An integral part of ag education programs across the nation is the three-circle model. One circle represents instructional time in the ag classroom. The next circle represents the student’s SAE. This includes students getting involved in the industry in many ways. The last circle represents FFA, where they can compete in different contests to showcase their knowledge.

“So, all of [Zimmer’s] students have to meet the same requirements as any other students taking that as a member of agriculture education and FFA in Nebraska,” Turnbull explains.

While this might not be a traditional form of education, the opportunity for more students to be involved in agriculture is possible with this program.

“The point is really to make sure that we are assisting to provide that high-quality educational experience for all students,” Turnbull says. “Also to make sure that all students have access to something very important, which is agriculture education."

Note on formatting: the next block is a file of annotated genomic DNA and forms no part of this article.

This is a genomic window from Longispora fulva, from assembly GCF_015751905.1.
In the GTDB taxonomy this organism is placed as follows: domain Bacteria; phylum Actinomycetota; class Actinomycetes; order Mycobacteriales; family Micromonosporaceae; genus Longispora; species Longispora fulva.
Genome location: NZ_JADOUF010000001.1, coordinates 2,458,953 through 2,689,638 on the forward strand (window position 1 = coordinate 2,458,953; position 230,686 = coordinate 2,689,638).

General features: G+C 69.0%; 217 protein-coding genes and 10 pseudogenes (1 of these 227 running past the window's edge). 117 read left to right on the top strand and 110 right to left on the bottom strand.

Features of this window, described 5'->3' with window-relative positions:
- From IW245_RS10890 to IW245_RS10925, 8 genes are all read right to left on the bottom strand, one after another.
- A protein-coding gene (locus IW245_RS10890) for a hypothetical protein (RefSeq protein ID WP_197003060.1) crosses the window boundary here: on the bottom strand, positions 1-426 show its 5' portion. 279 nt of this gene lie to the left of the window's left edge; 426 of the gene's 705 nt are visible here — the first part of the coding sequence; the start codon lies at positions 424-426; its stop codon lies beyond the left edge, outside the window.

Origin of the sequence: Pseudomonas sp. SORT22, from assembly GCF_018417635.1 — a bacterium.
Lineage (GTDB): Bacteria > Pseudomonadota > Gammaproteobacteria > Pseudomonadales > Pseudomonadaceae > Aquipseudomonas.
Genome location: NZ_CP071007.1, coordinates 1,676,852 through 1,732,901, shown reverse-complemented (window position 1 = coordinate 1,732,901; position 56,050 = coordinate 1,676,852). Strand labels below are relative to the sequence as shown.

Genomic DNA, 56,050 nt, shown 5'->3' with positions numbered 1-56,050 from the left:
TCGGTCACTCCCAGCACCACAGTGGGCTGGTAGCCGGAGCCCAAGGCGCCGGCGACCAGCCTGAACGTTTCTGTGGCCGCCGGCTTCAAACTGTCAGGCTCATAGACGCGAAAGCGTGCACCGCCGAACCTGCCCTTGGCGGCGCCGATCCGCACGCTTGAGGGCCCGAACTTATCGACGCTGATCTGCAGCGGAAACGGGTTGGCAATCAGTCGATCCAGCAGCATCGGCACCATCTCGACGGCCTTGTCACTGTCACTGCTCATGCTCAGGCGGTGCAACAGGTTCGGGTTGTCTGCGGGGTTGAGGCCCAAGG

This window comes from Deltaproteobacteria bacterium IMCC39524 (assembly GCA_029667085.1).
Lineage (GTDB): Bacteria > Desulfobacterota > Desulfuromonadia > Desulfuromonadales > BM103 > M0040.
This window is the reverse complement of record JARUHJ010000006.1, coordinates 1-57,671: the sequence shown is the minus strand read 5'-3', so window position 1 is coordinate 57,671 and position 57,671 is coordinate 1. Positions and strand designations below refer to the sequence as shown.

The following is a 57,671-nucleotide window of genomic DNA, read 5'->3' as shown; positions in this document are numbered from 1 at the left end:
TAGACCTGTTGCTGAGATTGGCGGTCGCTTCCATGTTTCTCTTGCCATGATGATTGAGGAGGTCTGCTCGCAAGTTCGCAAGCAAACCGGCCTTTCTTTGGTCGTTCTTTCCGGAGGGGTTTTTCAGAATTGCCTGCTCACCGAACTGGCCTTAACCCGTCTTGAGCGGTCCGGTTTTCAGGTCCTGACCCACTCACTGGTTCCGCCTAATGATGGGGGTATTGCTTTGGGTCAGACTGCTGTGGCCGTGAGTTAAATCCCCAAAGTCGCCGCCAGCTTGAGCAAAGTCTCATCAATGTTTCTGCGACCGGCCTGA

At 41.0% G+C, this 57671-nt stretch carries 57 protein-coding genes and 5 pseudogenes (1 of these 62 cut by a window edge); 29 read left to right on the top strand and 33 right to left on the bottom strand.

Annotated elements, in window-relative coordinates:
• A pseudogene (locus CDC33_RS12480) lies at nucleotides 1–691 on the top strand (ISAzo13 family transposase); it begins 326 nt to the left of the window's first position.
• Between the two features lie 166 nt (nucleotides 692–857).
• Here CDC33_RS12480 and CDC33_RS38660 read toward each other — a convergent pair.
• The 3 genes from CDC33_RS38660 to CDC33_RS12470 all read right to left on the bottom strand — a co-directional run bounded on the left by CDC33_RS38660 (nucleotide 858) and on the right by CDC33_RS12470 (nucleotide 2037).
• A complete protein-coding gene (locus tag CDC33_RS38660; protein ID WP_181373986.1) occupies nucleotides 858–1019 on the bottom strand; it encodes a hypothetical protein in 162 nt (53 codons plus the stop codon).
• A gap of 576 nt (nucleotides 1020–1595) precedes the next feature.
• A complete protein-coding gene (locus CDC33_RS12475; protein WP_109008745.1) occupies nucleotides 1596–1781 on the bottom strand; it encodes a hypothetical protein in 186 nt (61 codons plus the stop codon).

Learn more about the Nebraska Ag Academy at

Read more about:


About the Author(s)

Elizabeth Hodges

Staff Writer, Farm Progress

Growing up on a third-generation purebred Berkshire hog operation, Elizabeth Hodges of Julian, Neb., credits her farm background as showing her what it takes to be involved in the ag industry. She began her journalism career while in high school, reporting on producer progress for the Midwest Messenger newspaper.

While a student at the University of Nebraska-Lincoln, she became a Husker Harvest Days intern at Nebraska Farmer in 2022. The next year, she was hired full time as a staff writer for Farm Progress. She plans to graduate in 2024 with a double major in ag and environmental sciences communications, as well as animal science.

Being on the 2022 Meat Judging team at UNL led her to be on the 2023 Livestock Judging team, where she saw all aspects of the livestock industry. She is also in Block and Bridle and has held different leadership positions within the club.

Hodges’ father, Michael, raises hogs, and her mother, Christy, is an ag education teacher and FFA advisor at Johnson County Central. Hodges is the oldest sibling of four.

Subscribe to receive top agriculture news
Be informed daily with these free e-newsletters

You May Also Like